Larry Fitzgerald brings lasting legacy to what looks like his final game in Minnesota
MINNEAPOLIS — In January 2010, Kurt Warner was on an airplane with Larry Fitzgerald when the veteran quarterback informed his top receiver he would be retiring from the NFL.
Warner and Fitzgerald played together for five seasons with the Arizona Cardinals and helped lead the franchise to its only Super Bowl, a last-minute loss to the Pittsburgh Steelers in Super Bowl XLIII in February 2009.
When Warner finished telling Fitzgerald his plans, the receiver had some news for him. In 2005, when Warner joined the Cardinals, the quarterback told Fitzgerald he wasn't working hard enough and needed to commit himself more to become great.
"Five years later, he told me, 'I'll never forget that conversation that you had with me,' " Warner said. "He said it motivated him from that moment on like, 'Why don't I want to be the best?' "
Fitzgerald, a Minneapolis native and former local prep star, developed into one of the top receivers in NFL history. In his 15th season, he ranks among the best receivers of all time: third in receptions (1,251), third in receiving yards (15,721) and eighth in receiving touchdowns (110).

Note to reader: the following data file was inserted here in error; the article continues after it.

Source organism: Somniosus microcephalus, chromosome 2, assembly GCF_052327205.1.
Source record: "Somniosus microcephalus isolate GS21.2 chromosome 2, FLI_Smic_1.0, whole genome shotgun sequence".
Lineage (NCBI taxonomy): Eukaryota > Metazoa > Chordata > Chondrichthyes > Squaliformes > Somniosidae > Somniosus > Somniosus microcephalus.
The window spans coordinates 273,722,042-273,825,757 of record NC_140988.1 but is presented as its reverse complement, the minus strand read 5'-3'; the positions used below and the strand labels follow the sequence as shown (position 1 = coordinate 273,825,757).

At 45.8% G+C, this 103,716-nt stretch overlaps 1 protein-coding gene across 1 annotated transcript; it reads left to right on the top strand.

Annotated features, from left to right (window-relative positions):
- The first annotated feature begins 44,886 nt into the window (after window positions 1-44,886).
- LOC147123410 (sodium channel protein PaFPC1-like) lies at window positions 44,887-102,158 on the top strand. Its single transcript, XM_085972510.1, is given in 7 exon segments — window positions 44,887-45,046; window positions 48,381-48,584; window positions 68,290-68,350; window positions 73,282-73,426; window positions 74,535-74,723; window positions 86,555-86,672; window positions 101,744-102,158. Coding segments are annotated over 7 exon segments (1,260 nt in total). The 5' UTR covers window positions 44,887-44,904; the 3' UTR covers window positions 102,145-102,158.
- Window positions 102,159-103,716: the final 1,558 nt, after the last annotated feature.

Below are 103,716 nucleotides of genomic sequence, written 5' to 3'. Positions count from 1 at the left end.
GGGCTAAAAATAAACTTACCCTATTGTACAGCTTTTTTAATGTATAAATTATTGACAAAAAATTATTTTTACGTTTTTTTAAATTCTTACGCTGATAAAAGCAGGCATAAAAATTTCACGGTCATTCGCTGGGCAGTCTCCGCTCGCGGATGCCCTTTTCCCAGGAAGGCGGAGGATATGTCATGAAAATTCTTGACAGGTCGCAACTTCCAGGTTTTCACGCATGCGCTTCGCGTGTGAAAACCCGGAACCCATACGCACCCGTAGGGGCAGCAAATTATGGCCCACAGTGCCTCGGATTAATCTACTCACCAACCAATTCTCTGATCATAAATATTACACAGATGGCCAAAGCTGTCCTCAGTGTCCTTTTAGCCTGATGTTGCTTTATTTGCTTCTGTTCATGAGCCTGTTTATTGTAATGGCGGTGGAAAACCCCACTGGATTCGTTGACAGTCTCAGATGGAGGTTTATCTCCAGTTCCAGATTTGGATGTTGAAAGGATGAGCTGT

On Sunday, Oct. 14, Fitzgerald, 35, will make what could be the final appearance of his career in his hometown when the Cardinals (1-4) face the Vikings (2-2-1) at U.S. Bank Stadium. Many believe this will be his final NFL season.
Fitzgerald, a Vikings ball boy during the Dennis Green era, said he won't decide on his future until after the season. He did reflect, though, on his illustrious NFL career.